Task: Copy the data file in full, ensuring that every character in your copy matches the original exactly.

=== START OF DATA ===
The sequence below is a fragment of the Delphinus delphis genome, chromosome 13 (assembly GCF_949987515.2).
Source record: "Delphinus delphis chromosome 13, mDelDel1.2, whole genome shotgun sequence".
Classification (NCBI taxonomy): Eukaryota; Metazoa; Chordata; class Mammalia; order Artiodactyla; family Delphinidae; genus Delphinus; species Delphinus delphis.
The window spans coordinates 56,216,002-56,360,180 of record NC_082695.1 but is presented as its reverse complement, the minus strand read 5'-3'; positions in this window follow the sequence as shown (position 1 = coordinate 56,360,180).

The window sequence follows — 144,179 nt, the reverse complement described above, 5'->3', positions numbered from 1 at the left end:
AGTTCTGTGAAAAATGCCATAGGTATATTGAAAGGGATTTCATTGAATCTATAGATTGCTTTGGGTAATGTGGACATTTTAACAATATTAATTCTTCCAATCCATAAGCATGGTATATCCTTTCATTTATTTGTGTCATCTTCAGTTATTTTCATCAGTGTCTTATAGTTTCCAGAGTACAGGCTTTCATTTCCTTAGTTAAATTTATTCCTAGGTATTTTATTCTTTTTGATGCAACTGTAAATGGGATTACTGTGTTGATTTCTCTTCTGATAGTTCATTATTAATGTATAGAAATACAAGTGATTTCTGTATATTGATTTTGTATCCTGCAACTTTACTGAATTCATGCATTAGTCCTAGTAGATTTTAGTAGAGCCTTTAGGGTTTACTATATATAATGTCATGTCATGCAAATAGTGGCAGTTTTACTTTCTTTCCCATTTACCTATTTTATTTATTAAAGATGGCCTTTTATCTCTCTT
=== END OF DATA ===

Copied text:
The sequence below is a fragment of the Delphinus delphis genome, chromosome 13 (assembly GCF_949987515.2).
Source record: "Delphinus delphis chromosome 13, mDelDel1.2, whole genome shotgun sequence".
Classification (NCBI taxonomy): Eukaryota; Metazoa; Chordata; class Mammalia; order Artiodactyla; family Delphinidae; genus Delphinus; species Delphinus delphis.
The window spans coordinates 56,216,002-56,360,180 of record NC_082695.1 but is presented as its reverse complement, the minus strand read 5'-3'; positions in this window follow the sequence as shown (position 1 = coordinate 56,360,180).

The window sequence follows — 144,179 nt, the reverse complement described above, 5'->3', positions numbered from 1 at the left end:
AGTTCTGTGAAAAATGCCATAGGTATATTGAAAGGGATTTCATTGAATCTATAGATTGCTTTGGGTAATGTGGACATTTTAACAATATTAATTCTTCCAATCCATAAGCATGGTATATCCTTTCATTTATTTGTGTCATCTTCAGTTATTTTCATCAGTGTCTTATAGTTTCCAGAGTACAGGCTTTCATTTCCTTAGTTAAATTTATTCCTAGGTATTTTATTCTTTTTGATGCAACTGTAAATGGGATTACTGTGTTGATTTCTCTTCTGATAGTTCATTATTAATGTATAGAAATACAAGTGATTTCTGTATATTGATTTTGTATCCTGCAACTTTACTGAATTCATGCATTAGTCCTAGTAGATTTTAGTAGAGCCTTTAGGGTTTACTATATATAATGTCATGTCATGCAAATAGTGGCAGTTTTACTTTCTTTCCCATTTACCTATTTTATTTATTAAAGATGGCCTTTTATCTCTCTT